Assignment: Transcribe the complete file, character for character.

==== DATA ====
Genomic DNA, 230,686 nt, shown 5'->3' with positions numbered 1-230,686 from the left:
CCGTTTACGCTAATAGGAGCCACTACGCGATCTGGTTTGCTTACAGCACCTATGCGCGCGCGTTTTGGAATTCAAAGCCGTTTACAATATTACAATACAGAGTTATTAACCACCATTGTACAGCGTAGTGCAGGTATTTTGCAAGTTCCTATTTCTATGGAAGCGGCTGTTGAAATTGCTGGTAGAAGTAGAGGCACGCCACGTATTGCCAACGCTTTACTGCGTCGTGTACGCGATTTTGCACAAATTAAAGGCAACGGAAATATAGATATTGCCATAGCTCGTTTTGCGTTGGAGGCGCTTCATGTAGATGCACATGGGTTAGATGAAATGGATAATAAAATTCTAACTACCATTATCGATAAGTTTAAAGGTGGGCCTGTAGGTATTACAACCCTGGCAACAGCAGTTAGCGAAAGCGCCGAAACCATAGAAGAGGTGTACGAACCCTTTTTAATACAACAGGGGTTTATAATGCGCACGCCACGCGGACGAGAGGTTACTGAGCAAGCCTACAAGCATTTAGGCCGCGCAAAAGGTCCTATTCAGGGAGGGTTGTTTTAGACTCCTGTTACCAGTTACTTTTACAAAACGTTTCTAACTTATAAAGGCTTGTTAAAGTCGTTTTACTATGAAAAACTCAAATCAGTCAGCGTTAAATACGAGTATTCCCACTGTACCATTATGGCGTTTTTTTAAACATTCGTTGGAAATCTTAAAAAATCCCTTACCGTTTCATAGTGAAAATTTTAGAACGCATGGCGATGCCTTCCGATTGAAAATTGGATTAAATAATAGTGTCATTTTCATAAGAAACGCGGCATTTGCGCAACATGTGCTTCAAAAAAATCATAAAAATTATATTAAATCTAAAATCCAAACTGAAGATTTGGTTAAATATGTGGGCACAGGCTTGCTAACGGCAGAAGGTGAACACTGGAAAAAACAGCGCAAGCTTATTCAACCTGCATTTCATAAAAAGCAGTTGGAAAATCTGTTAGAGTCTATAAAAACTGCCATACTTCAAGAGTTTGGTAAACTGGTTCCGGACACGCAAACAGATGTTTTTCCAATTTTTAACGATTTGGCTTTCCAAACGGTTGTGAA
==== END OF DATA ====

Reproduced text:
Genomic DNA, 230,686 nt, shown 5'->3' with positions numbered 1-230,686 from the left:
CCGTTTACGCTAATAGGAGCCACTACGCGATCTGGTTTGCTTACAGCACCTATGCGCGCGCGTTTTGGAATTCAAAGCCGTTTACAATATTACAATACAGAGTTATTAACCACCATTGTACAGCGTAGTGCAGGTATTTTGCAAGTTCCTATTTCTATGGAAGCGGCTGTTGAAATTGCTGGTAGAAGTAGAGGCACGCCACGTATTGCCAACGCTTTACTGCGTCGTGTACGCGATTTTGCACAAATTAAAGGCAACGGAAATATAGATATTGCCATAGCTCGTTTTGCGTTGGAGGCGCTTCATGTAGATGCACATGGGTTAGATGAAATGGATAATAAAATTCTAACTACCATTATCGATAAGTTTAAAGGTGGGCCTGTAGGTATTACAACCCTGGCAACAGCAGTTAGCGAAAGCGCCGAAACCATAGAAGAGGTGTACGAACCCTTTTTAATACAACAGGGGTTTATAATGCGCACGCCACGCGGACGAGAGGTTACTGAGCAAGCCTACAAGCATTTAGGCCGCGCAAAAGGTCCTATTCAGGGAGGGTTGTTTTAGACTCCTGTTACCAGTTACTTTTACAAAACGTTTCTAACTTATAAAGGCTTGTTAAAGTCGTTTTACTATGAAAAACTCAAATCAGTCAGCGTTAAATACGAGTATTCCCACTGTACCATTATGGCGTTTTTTTAAACATTCGTTGGAAATCTTAAAAAATCCCTTACCGTTTCATAGTGAAAATTTTAGAACGCATGGCGATGCCTTCCGATTGAAAATTGGATTAAATAATAGTGTCATTTTCATAAGAAACGCGGCATTTGCGCAACATGTGCTTCAAAAAAATCATAAAAATTATATTAAATCTAAAATCCAAACTGAAGATTTGGTTAAATATGTGGGCACAGGCTTGCTAACGGCAGAAGGTGAACACTGGAAAAAACAGCGCAAGCTTATTCAACCTGCATTTCATAAAAAGCAGTTGGAAAATCTGTTAGAGTCTATAAAAACTGCCATACTTCAAGAGTTTGGTAAACTGGTTCCGGACACGCAAACAGATGTTTTTCCAATTTTTAACGATTTGGCTTTCCAAACGGTTGTGAA